What do you notice when you look at the 10-year U.S. Treasury yield chart? Well, for one thing, it’s been in a major downtrend as in “lower and lower” until lately. If you examine closely though, here’s another feature: it looks like those spots where the yield gaps down are often returned to.
Is it just random? I don’t know. You might need a randomness expert like Nassim Taleb to research this type of oddness. In the meantime, you can see for yourself how obvious it is – at least since late 2016. Take a close look at the yields chart of the 10-year U.S. Treasury when viewed on a weekly time frame:
The first big gap up in yields comes in the late October, 2016 period when it skipped from 2.10 to 2.20 without stopping at the in-between levels. I’ve used the small red circles to indicate where the space between yields shows up. Then, by mid-summer of 2017, the yields slowly returned to the gap area before continuing higher and peaking out at 3.2 in October, 2017.
That’s the first instance of a gap getting filled on this chart. Then, it happens again on the way back down.
The late July, 2019 level at 1.85 suddenly drops to just above 1.79 – those in-between spots are skipped as the yield continues to slide all the way down to below 1.5 by September, 2019. Then, in a very short period of time, the gap from July is filled by mid-September as yields rise again.
That’s the weekly chart. If we move the view to the daily, the same phenomenon appears. Take a look:
The gap down level in March is returned to and filled in one month later. The late May gap down is filled in a few weeks later in June. And that big gap down at the beginning of August has now been returned to and filled, in dramatic fashion I would say, by mid-September.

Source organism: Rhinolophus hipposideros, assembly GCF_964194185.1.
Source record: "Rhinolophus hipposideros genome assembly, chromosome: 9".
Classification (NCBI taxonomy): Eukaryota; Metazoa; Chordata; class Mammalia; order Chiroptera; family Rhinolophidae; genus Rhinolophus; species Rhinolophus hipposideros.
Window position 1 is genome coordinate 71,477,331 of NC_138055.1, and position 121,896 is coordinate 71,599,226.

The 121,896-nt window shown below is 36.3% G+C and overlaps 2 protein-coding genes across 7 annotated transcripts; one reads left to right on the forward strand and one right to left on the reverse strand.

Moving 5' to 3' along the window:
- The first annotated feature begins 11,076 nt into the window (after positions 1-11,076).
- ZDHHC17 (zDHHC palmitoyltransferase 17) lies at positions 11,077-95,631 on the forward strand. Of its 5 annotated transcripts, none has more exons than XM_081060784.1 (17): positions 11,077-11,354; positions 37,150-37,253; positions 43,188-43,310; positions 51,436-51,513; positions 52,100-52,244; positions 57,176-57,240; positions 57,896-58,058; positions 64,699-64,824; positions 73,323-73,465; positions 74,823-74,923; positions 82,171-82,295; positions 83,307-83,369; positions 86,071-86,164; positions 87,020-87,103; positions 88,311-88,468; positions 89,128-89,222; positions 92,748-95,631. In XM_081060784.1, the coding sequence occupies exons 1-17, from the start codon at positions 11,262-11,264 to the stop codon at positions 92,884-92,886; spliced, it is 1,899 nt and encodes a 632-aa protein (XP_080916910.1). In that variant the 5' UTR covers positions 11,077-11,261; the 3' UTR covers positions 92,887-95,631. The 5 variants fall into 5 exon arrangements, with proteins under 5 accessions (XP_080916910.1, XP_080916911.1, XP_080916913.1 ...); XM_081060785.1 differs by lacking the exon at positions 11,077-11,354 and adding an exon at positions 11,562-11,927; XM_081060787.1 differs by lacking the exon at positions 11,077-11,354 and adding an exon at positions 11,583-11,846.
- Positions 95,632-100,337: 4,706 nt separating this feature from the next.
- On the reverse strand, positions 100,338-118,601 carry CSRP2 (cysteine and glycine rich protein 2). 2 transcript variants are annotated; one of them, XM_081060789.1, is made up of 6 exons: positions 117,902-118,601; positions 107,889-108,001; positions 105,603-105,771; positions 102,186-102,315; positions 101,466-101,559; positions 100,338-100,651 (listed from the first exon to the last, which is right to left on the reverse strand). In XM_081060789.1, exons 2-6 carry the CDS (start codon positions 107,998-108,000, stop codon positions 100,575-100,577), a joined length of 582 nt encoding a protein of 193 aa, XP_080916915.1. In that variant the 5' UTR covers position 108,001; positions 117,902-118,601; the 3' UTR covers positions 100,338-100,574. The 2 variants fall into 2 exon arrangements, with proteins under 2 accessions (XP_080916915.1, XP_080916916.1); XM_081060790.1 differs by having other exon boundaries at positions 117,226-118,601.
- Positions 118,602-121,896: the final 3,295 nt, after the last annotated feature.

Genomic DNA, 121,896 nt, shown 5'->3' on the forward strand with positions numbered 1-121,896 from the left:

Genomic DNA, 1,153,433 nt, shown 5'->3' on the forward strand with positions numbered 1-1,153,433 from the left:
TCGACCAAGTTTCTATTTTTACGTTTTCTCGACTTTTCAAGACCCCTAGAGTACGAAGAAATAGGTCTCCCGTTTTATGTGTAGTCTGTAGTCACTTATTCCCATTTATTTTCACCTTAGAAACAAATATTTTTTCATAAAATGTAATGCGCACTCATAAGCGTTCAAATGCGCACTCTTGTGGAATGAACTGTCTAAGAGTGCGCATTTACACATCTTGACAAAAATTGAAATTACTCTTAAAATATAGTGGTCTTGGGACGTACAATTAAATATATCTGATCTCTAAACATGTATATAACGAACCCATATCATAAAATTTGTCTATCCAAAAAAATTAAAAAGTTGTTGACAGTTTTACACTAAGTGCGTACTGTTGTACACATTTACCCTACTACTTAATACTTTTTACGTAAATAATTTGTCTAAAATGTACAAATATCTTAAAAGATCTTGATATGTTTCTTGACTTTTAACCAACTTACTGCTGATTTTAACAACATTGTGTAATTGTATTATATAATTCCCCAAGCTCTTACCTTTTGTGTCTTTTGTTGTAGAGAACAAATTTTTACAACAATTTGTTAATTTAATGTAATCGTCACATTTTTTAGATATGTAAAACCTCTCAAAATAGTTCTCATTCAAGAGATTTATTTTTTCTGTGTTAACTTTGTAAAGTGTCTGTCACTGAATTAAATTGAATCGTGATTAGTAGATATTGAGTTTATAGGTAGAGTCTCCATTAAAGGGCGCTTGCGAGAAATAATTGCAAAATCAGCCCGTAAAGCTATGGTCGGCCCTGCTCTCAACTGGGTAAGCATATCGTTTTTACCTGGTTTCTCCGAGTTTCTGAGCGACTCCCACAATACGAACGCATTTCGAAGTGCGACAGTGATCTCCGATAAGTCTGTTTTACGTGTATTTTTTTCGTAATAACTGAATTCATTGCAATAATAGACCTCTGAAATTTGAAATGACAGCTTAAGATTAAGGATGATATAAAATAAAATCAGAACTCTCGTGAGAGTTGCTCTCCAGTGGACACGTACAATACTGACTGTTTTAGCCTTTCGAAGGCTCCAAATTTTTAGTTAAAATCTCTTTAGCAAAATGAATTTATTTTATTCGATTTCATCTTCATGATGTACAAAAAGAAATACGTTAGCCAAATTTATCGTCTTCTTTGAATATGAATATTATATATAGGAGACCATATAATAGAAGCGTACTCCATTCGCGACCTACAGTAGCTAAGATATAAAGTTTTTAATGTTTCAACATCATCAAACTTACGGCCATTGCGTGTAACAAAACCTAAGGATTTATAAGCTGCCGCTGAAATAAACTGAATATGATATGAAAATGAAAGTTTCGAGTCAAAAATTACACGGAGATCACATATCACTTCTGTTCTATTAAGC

Typically, gaps on charts appear after hours or overnight when some type of news (what the Fed chairman says, for example) changes the consensus thinking among large groups of traders or investors. The sudden change in bond prices shows up on the yields chart.
As I say, you’d want to do a more thorough analysis of this type of chart action in yields before drawing conclusions. It may be as random as it gets. The main thing is: gaps have been getting filled lately on 2 time frames in this one major investment measure highly related to the bond market.
Here’s my guess: someone with a highly-sophisticated artificial intelligence pattern recognition program has noticed. Just guessing.
For more information on the identification of and the use of gaps in chart reading, you can find Investopedia’s explanation of the phenomenon right here.
I do not hold positions in these investments. No recommendations are made one way or the other. If you’re an investor, you’d want to look much deeper into each of these situations. You can lose money trading or investing in stocks and other instruments. Always do your own independent research, due diligence and seek professional advice from a licensed investment advisor.
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